The Standard Model of Pantheism





How the Standard Model was arrived at can be recovered, with toil, from the essays below.









Simple overview


What is the God Pan?


Who is a pantheist?


The crux of pantheism


The pantheist’s belief about the world


Pantheism, the distributed network view of creation


Death and the Pantheist


The Pantheist’s response to system’s failure


The Pantheist’s ‘good’


Pantheism versus henotheism


The pantheist’s purpose


Seeing up the arse of God


The Pantheist and his dream machine


Pantheism & the Upanishads


Exiting the ‘Dark night of the soul’


The pantheist’s fundamental a-morality


Of G.O.D. and the gods


God isn’t merciful


The Pantheist’s heaven


The pantheist’s spirituality


No free lunch


GOD is worshipped in the temple


The Pantheist’s anarchy


The Upanishad pantheist


The Pantheist’s job


Pantheism & the dynamics of identifiable realness




Moksha, mukti (Freedom, release)


Moksha (Mukti) continued


The Self and its selfies


Pantheism as metatheism


Jina Upanishad


Upanishad creation theories


Why man needs to invent God


The essence of the selfie


‘The Lila of Maya’




Karma ≈ act ≈ instruction


The pantheist’s ‘all’


The myth of  ‘universal being’


The pantheist’s notion of consciousness


The pantheist’s fantasy world


The experience of  the ONENESS of ‘the ALL’


Worship & the pantheist


The pantheist ‘brahmacharin


Pan’theus ≈ the common


The pantheist’s basic function


‘Deus ex machina


Eco vs. pan


The logic of predation


G.o.d.’s health warning


The pantheist saint


The basic function of a life




Updating the GOD model


God and the gods


Featureless GOD


The function of a unit of life


Revisiting the notion of the purpose of (a and every) life





The site is still evolving

Please return at a later date!





©  2018 by Victor Langheld








in the 21st century



Pantheism serves as non-sectarian monotheism. It derives its belief about God1 from observation of the natural world, hence is natural.


The ‘great religions’ serve as sectarian monotheisms. They derive their belief about God2 from a selection of ancient books. The sectarian monotheist’s God is cultural.





The Greek word pan means All. All means every individual ‘thing.’3,4

The Greek word theos means God. God is generally understood to mean the source of All.5


The pantheist believes that every individual thing is a whole albeit differential application God. In other words, each thing emerges and operates as a localised God app.6 All things (hence Gods) together serve as distributed God network.7


Hence the ancient Indian saying: tat tvam asi, meaning ‘Thou art That;’ which means ‘You’, ‘I’ or ‘anything’ is God (i.e. Brahman).8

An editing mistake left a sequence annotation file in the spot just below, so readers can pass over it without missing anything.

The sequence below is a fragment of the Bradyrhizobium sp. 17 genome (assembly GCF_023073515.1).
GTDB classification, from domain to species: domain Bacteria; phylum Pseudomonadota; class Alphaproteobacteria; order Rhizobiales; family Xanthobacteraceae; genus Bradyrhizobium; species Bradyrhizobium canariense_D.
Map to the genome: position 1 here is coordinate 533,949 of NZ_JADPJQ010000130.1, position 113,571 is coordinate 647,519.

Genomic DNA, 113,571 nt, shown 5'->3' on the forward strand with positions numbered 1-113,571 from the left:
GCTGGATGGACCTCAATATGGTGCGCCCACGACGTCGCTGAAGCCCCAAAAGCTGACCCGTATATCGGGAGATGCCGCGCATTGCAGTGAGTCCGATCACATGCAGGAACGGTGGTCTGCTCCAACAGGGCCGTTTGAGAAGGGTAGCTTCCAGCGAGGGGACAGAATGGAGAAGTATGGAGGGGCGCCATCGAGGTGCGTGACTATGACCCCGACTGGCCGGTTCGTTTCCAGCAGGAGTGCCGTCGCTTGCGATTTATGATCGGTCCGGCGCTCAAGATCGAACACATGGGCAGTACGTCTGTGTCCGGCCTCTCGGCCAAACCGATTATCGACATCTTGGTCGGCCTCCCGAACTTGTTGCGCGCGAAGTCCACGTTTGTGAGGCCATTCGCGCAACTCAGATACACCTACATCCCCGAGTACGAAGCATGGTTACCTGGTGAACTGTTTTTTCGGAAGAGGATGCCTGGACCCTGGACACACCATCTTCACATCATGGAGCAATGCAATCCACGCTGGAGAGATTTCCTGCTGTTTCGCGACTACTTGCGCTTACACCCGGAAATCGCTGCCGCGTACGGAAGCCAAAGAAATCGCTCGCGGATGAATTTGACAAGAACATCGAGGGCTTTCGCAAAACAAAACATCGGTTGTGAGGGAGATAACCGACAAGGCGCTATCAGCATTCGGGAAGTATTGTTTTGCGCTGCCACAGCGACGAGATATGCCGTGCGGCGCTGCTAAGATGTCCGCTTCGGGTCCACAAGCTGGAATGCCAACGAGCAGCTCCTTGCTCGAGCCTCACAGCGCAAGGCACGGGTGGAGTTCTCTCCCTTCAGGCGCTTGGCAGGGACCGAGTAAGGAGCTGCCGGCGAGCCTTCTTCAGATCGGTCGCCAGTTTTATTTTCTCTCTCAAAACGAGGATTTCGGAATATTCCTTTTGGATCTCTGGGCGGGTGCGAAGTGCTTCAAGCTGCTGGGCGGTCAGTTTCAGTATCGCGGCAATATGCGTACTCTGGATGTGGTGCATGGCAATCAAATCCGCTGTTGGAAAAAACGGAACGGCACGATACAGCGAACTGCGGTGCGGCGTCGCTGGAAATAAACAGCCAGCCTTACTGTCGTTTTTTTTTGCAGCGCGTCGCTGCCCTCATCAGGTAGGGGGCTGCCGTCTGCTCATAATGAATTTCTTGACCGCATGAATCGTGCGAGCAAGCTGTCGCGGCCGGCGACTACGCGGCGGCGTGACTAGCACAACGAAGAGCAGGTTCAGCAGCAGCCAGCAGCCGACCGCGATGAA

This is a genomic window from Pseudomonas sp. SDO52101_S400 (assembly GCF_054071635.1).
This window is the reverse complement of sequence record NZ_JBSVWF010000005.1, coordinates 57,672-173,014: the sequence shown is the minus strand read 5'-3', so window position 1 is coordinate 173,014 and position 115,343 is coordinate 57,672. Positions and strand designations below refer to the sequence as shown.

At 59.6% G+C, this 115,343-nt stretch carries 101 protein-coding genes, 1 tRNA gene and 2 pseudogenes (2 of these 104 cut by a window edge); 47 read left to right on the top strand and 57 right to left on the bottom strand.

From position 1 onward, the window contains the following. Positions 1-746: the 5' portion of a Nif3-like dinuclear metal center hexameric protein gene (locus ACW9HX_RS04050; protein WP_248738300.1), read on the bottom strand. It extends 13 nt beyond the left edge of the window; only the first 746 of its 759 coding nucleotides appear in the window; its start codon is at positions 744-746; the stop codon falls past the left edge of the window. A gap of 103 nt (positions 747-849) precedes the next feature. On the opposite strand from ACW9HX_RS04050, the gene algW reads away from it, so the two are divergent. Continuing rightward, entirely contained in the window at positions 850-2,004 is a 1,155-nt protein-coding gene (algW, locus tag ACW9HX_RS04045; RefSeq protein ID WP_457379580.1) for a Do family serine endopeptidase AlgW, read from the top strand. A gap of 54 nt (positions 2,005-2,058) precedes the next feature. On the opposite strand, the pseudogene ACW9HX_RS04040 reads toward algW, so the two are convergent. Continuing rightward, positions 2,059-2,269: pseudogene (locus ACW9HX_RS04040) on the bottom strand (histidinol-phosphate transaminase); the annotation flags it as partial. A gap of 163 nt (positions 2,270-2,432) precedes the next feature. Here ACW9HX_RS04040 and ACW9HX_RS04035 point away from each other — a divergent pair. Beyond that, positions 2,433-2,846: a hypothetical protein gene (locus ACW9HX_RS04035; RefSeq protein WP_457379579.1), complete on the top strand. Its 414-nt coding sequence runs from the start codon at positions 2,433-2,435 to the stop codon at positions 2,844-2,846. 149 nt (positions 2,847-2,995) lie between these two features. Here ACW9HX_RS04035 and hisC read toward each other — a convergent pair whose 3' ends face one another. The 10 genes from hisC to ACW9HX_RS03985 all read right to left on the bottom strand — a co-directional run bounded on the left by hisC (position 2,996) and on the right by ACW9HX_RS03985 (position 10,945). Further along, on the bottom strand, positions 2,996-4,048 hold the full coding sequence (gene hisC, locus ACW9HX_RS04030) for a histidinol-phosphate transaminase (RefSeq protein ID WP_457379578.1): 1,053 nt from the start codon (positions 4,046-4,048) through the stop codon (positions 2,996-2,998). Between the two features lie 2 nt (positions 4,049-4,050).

In short, there ain’t nothing that ain’t God, therefore in principle no individual thing is worthy of worship, specifically public worship.9 Selecting a particular thing for worship happens as private indulgence since all things are equally worthy of worship.10



Since every single thing is God, every single thing acts (and feels) as God. Therefore as God every single thing is driven to emerge and survive11 as an ecosystem12 (i.e. form). It does so at the expense of and in collaboration with other things/Gods. It responds to a survival threat by increasing its complexity.


The emergence of all things/Gods, the latter operating as thermo-dynamical units, is physical rules dependent, not moral. The qualities of all things, for instance love, hate, beauty, ugliness happen as transient emergents that serve the basic survival/continuance drive.























1.     There is one God who is (on) all sides (and all sizes).






2.     There is one God who is on our (or my) side (and great).






3.     What a ‘thing’ actually is has not been scientifically decided. In my view a thing happens as a stopped process.

4.     From sub-atomic particle via the human to the dinosaur.

5.     Since no generally accepted definition of the notion of God has yet been produced, the arguments about HIM/HER/IT will continue.

6.     In other words, God serves as Basic Operating System, i.e. as rules set or algorithm. All things emerge as the basic operating system’s response to turbulent activation, thus data input. 

7.     Every thing/God runs on God as Basic Operating System. God is the ‘ground’ operation of all emergent and therefore all emergent are not different from the ground. In short, God comes with the equipment at birth/emergence.

8.     The ancient Indian notion of Brahman (derived from the notion of ‘growth’) is highly abstract and non-personal. It comes in 2 forms, namely as nirguna Brahman (having no attributes because at rest) and as saguna Brahman (displaying attributes as responses to turbulence, the responses being understood as ‘all things.)

9.     Public worship of a particular God (as specifically selected rules or regulation platform) is forced upon the young and naïve with social and personal grooming in mind. Refusal to worship the public (i.e. state, town or clan) God usually ended in torture, banishment or death.

10.      That all things are worthy of worship in equal measure, because all are God, is an experience of later life or of a rare degree of sensitivity to the ‘wider canvas.’

11.      Emergence and survival happens as response. What appears as ‘drive’ is actually the response to turbulence, i.e. disorder. Returning to rest/order God/thing extinguishes (as the Buddha and the Samkhya Yogins clearly observed).

12.      An ecosystem emerges as a more or less stable, thermo-dynamic wave-interference pattern. In other words, all things emerge as sustained patterns of disorder.